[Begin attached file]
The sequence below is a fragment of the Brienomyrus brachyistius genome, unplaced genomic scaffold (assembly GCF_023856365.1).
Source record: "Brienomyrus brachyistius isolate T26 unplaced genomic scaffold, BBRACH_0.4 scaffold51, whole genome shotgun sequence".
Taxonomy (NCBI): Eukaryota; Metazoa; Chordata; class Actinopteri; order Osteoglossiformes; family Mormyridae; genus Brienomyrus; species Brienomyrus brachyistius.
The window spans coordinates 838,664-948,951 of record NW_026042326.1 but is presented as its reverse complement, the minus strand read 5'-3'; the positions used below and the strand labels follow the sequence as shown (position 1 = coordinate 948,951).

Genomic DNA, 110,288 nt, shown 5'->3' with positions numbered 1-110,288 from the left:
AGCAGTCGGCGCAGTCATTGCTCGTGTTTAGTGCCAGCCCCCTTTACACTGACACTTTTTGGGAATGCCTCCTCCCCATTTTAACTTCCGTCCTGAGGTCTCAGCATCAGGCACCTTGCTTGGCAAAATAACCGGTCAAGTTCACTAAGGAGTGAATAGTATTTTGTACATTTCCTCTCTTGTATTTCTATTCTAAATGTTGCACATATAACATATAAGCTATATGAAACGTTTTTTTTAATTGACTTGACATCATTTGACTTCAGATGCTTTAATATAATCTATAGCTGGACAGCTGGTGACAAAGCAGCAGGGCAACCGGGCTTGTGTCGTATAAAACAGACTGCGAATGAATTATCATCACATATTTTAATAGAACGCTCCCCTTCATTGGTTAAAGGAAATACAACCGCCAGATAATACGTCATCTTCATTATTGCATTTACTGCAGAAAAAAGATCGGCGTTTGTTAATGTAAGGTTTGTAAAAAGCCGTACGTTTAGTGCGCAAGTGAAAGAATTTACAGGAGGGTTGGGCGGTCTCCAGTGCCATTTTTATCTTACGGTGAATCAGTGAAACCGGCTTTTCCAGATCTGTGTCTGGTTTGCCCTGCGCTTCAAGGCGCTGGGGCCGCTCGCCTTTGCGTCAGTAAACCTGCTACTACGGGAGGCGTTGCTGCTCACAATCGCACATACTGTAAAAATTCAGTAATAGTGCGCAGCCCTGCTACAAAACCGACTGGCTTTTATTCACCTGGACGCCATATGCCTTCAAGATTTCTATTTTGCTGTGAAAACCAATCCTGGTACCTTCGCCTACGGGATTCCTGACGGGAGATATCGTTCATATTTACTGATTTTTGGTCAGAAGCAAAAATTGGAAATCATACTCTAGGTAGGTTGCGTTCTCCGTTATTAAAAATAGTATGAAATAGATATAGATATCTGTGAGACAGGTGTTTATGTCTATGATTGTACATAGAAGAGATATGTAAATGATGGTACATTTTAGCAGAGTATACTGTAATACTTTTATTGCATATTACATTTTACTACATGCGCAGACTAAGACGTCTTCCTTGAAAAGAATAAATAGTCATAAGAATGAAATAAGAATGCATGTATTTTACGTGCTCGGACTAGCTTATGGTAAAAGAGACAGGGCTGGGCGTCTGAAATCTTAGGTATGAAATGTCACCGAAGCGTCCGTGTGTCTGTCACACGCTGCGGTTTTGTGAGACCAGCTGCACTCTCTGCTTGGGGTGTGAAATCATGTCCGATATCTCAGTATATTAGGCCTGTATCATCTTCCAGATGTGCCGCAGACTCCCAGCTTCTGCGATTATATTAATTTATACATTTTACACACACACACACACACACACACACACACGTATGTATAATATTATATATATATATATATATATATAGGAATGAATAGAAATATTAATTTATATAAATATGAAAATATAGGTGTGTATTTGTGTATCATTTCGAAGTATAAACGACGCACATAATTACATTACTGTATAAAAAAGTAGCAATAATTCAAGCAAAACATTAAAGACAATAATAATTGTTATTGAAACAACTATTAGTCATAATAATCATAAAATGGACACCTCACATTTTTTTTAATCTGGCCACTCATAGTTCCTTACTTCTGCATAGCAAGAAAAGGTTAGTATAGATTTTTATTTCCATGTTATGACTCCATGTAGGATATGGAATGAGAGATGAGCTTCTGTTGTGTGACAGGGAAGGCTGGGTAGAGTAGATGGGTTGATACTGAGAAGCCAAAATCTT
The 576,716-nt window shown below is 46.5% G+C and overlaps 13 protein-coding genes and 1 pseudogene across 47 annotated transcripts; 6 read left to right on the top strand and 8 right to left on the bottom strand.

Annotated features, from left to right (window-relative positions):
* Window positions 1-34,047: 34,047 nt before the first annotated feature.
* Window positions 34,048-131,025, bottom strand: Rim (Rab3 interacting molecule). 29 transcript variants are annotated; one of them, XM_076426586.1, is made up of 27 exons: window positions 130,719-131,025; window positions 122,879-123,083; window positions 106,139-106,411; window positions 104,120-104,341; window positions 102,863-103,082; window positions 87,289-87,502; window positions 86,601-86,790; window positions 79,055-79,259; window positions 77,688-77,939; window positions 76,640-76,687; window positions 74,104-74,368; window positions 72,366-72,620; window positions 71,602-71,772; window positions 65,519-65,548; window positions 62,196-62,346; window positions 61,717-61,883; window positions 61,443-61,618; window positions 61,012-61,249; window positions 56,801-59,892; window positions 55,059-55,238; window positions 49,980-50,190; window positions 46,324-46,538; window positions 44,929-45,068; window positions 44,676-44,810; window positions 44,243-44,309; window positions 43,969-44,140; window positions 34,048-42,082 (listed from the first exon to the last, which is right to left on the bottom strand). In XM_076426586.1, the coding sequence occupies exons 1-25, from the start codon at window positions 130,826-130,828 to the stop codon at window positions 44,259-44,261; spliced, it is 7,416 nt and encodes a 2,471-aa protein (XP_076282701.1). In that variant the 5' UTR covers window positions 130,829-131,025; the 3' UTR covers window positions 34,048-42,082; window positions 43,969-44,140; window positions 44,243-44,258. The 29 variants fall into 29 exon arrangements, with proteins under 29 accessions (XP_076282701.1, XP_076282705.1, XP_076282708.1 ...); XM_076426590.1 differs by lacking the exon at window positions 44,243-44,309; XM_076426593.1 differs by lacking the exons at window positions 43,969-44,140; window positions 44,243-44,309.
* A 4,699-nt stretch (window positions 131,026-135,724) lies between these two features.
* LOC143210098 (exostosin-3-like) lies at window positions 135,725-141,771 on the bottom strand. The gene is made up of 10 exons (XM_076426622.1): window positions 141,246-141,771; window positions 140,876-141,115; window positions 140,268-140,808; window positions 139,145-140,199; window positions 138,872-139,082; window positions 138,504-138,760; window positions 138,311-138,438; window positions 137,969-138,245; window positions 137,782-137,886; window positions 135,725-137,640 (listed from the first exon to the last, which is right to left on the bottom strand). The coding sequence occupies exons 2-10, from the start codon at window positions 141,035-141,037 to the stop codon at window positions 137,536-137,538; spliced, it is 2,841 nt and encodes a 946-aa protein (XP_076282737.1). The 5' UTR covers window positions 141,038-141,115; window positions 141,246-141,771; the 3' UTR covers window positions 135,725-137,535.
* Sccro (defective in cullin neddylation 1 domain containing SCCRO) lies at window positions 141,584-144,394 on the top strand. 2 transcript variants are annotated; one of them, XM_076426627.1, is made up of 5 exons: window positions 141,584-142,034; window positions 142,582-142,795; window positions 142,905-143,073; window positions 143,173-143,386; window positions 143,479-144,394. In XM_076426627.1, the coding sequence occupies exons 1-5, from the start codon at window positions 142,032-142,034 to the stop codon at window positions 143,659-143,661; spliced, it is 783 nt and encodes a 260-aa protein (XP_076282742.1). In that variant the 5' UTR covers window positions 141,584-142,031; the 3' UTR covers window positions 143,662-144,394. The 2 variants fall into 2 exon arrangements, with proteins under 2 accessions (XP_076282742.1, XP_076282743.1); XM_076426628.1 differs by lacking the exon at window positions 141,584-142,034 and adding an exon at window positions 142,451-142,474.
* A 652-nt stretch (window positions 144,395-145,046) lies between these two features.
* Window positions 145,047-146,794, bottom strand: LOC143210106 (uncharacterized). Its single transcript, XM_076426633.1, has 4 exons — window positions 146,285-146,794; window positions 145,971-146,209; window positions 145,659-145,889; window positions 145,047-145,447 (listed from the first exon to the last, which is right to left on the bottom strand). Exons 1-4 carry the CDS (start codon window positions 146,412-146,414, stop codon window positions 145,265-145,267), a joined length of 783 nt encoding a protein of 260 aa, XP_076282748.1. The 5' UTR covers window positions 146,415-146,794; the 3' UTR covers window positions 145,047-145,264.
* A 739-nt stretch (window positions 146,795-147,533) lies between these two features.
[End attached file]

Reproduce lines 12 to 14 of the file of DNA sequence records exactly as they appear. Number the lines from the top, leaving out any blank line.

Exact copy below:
* LOC143210098 (exostosin-3-like) lies at window positions 135,725-141,771 on the bottom strand. The gene is made up of 10 exons (XM_076426622.1): window positions 141,246-141,771; window positions 140,876-141,115; window positions 140,268-140,808; window positions 139,145-140,199; window positions 138,872-139,082; window positions 138,504-138,760; window positions 138,311-138,438; window positions 137,969-138,245; window positions 137,782-137,886; window positions 135,725-137,640 (listed from the first exon to the last, which is right to left on the bottom strand). The coding sequence occupies exons 2-10, from the start codon at window positions 141,035-141,037 to the stop codon at window positions 137,536-137,538; spliced, it is 2,841 nt and encodes a 946-aa protein (XP_076282737.1). The 5' UTR covers window positions 141,038-141,115; window positions 141,246-141,771; the 3' UTR covers window positions 135,725-137,535.
* Sccro (defective in cullin neddylation 1 domain containing SCCRO) lies at window positions 141,584-144,394 on the top strand. 2 transcript variants are annotated; one of them, XM_076426627.1, is made up of 5 exons: window positions 141,584-142,034; window positions 142,582-142,795; window positions 142,905-143,073; window positions 143,173-143,386; window positions 143,479-144,394. In XM_076426627.1, the coding sequence occupies exons 1-5, from the start codon at window positions 142,032-142,034 to the stop codon at window positions 143,659-143,661; spliced, it is 783 nt and encodes a 260-aa protein (XP_076282742.1). In that variant the 5' UTR covers window positions 141,584-142,031; the 3' UTR covers window positions 143,662-144,394. The 2 variants fall into 2 exon arrangements, with proteins under 2 accessions (XP_076282742.1, XP_076282743.1); XM_076426628.1 differs by lacking the exon at window positions 141,584-142,034 and adding an exon at window positions 142,451-142,474.
* A 652-nt stretch (window positions 144,395-145,046) lies between these two features.